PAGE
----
It was a cloudy day when my friends and I set out to the Rajwada palace. We had all been there with our parents when we were little kids and the grandeur of the palace used to fascinate me. I always used to wish that I could be a king and live in such a huge palace that was so well built and decorated well. All we get are plain colour painted apartments with decorative items hanging here and there on the walls.
Our gang decided to go there and so I was in naturally. Initially I was a bit apprehensive as I was not sure if it would be interesting. But then, the palace proved that it was worth a visit any time and at any age. The way I looked at it and felt when I was little has changed now completely.
I was greeted by the Ganesha hall which has an arch in the Mughal style. Overall, the palace is built with a blend of both the Mughal and the native Marathan style. There were no words to describe the beauty of the hall.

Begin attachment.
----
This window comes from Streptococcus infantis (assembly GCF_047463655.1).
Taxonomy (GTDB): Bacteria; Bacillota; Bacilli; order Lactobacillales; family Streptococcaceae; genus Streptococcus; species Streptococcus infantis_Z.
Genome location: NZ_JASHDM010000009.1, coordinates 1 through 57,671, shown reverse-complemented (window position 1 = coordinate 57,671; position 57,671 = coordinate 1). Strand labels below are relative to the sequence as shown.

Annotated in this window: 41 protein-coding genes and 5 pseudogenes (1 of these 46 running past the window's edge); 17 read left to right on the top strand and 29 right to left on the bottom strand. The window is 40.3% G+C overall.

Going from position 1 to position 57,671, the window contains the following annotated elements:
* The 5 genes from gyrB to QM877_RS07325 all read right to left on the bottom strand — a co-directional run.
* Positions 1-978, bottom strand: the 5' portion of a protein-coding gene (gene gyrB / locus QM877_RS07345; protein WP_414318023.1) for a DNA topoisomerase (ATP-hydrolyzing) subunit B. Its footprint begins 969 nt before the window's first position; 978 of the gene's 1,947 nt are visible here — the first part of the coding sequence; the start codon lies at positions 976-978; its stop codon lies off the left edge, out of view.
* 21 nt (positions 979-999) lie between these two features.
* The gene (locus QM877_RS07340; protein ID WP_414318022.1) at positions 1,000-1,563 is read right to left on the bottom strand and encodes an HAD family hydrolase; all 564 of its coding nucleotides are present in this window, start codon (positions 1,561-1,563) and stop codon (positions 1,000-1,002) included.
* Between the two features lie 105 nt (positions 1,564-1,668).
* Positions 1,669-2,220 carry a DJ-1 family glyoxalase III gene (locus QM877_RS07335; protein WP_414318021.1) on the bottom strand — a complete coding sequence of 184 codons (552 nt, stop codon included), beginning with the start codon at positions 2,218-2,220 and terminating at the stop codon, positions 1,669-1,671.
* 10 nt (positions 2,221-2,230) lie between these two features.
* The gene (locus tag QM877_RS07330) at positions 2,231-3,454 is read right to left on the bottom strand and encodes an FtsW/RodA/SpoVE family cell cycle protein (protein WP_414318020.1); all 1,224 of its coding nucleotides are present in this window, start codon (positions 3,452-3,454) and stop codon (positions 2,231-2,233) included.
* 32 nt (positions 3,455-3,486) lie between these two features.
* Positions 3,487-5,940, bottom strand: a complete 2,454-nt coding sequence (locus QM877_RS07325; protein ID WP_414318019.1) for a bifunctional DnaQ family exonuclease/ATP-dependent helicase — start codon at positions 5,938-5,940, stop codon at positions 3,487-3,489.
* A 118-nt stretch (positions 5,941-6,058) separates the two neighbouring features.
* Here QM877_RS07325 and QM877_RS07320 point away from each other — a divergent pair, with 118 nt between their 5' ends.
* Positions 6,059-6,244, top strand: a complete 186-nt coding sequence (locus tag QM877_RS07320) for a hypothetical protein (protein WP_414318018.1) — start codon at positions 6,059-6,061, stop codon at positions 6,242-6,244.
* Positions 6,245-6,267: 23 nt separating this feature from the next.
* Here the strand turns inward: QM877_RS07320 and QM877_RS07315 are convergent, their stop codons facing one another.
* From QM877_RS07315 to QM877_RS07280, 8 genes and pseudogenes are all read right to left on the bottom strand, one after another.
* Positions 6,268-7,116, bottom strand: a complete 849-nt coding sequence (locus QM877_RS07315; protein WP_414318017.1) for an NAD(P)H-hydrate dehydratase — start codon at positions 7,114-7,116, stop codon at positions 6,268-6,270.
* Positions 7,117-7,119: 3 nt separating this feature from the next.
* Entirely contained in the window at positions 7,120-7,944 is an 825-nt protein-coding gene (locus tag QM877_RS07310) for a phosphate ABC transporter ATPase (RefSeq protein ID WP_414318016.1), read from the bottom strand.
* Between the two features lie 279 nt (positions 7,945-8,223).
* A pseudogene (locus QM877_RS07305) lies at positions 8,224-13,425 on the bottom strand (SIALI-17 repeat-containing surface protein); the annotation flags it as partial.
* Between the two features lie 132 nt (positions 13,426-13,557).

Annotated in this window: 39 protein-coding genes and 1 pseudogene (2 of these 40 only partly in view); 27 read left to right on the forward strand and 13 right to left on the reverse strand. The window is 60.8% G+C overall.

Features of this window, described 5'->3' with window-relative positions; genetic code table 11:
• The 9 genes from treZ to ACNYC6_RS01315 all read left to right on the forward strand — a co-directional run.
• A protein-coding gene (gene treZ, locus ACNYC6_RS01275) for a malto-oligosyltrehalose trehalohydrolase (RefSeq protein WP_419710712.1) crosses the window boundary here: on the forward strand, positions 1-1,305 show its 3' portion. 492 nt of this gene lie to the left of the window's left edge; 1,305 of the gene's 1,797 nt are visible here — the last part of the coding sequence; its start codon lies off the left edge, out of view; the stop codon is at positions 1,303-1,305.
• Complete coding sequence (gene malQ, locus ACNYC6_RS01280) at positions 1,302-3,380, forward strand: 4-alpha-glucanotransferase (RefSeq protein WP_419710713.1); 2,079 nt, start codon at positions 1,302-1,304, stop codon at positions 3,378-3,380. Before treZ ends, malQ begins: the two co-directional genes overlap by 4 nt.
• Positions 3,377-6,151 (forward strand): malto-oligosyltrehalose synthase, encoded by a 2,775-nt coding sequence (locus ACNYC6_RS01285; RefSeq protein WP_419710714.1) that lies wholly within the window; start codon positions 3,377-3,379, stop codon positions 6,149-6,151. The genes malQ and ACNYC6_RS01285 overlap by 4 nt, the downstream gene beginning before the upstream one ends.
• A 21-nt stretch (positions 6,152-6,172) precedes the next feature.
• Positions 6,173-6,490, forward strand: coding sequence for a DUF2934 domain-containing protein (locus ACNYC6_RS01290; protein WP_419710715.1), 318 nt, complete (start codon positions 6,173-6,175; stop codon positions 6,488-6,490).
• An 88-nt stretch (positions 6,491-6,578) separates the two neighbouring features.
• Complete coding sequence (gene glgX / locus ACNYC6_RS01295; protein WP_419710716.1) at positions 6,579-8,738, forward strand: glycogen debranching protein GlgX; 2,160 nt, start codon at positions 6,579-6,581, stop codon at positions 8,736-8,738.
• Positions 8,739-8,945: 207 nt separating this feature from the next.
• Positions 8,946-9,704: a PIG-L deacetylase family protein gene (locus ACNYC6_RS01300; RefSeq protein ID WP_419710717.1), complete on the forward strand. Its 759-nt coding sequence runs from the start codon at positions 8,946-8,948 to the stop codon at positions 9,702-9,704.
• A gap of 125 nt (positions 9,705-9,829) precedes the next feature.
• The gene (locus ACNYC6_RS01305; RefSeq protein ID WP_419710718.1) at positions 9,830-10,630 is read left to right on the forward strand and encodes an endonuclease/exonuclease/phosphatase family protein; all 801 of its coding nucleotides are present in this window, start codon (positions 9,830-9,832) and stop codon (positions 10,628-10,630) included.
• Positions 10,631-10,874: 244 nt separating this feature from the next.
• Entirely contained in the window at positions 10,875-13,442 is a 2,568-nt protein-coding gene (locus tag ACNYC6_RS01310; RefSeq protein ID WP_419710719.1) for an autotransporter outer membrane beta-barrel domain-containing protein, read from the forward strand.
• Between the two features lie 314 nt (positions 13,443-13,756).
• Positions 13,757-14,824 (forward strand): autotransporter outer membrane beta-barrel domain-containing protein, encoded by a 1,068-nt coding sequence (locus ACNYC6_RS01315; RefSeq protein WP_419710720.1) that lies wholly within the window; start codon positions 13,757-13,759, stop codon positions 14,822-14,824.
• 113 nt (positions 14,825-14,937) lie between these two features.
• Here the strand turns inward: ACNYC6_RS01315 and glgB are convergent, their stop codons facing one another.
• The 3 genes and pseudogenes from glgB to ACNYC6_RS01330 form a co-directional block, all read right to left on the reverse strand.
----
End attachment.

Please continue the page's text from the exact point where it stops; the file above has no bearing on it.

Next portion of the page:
The palace seven storied and out of which the first three floors from the ground are predominantly stone and the other floors wood. Even the door at the entrance is gigantic and is made of wood. There are several studs made of iron.
As we look around, there are several balconies which have ornamental carvings which are intricate and strike us. These were made by skilled Muslim artisans in those days. The palace has two parts, with one in the centre or where the city’s heart is while the other is in the older parts of the city.
Constructed in 1776, the palace is said to have suffered damages from a fire and there are reconstructions. There are also long winding corridors and rooms that serve as galleries. All the windows are also a splendid sight and made in Mughal style.
I purchased some souvenirs from the shop that is run by the Archaeology department of the state and returned home with memories of the trip still lingering in my mind.